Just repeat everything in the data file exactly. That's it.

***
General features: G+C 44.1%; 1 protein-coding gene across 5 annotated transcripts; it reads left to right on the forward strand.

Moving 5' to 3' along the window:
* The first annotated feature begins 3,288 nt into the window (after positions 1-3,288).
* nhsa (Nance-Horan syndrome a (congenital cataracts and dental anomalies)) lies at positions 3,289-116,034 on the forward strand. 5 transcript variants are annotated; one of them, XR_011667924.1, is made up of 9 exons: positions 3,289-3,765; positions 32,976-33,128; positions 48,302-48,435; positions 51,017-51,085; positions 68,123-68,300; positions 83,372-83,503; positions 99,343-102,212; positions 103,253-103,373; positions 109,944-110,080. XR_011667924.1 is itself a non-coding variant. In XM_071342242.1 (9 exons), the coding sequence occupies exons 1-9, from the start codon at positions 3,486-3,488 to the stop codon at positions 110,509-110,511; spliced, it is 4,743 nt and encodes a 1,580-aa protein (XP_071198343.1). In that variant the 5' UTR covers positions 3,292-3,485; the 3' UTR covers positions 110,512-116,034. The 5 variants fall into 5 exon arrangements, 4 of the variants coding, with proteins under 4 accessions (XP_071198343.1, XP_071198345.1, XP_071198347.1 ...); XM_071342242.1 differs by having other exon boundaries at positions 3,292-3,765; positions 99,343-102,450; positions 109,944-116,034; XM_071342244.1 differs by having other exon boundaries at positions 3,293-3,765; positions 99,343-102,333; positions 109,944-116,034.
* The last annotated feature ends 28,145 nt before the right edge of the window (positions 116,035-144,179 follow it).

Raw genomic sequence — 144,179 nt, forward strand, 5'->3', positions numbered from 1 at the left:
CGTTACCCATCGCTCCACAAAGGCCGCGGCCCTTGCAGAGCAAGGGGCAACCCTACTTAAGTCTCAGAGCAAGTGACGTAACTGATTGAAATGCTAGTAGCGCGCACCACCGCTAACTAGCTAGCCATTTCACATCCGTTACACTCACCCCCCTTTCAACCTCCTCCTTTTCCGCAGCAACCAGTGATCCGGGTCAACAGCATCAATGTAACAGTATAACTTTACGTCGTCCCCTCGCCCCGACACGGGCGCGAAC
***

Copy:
General features: G+C 44.1%; 1 protein-coding gene across 5 annotated transcripts; it reads left to right on the forward strand.

Moving 5' to 3' along the window:
* The first annotated feature begins 3,288 nt into the window (after positions 1-3,288).
* nhsa (Nance-Horan syndrome a (congenital cataracts and dental anomalies)) lies at positions 3,289-116,034 on the forward strand. 5 transcript variants are annotated; one of them, XR_011667924.1, is made up of 9 exons: positions 3,289-3,765; positions 32,976-33,128; positions 48,302-48,435; positions 51,017-51,085; positions 68,123-68,300; positions 83,372-83,503; positions 99,343-102,212; positions 103,253-103,373; positions 109,944-110,080. XR_011667924.1 is itself a non-coding variant. In XM_071342242.1 (9 exons), the coding sequence occupies exons 1-9, from the start codon at positions 3,486-3,488 to the stop codon at positions 110,509-110,511; spliced, it is 4,743 nt and encodes a 1,580-aa protein (XP_071198343.1). In that variant the 5' UTR covers positions 3,292-3,485; the 3' UTR covers positions 110,512-116,034. The 5 variants fall into 5 exon arrangements, 4 of the variants coding, with proteins under 4 accessions (XP_071198343.1, XP_071198345.1, XP_071198347.1 ...); XM_071342242.1 differs by having other exon boundaries at positions 3,292-3,765; positions 99,343-102,450; positions 109,944-116,034; XM_071342244.1 differs by having other exon boundaries at positions 3,293-3,765; positions 99,343-102,333; positions 109,944-116,034.
* The last annotated feature ends 28,145 nt before the right edge of the window (positions 116,035-144,179 follow it).

Raw genomic sequence — 144,179 nt, forward strand, 5'->3', positions numbered from 1 at the left:
CGTTACCCATCGCTCCACAAAGGCCGCGGCCCTTGCAGAGCAAGGGGCAACCCTACTTAAGTCTCAGAGCAAGTGACGTAACTGATTGAAATGCTAGTAGCGCGCACCACCGCTAACTAGCTAGCCATTTCACATCCGTTACACTCACCCCCCTTTCAACCTCCTCCTTTTCCGCAGCAACCAGTGATCCGGGTCAACAGCATCAATGTAACAGTATAACTTTACGTCGTCCCCTCGCCCCGACACGGGCGCGAAC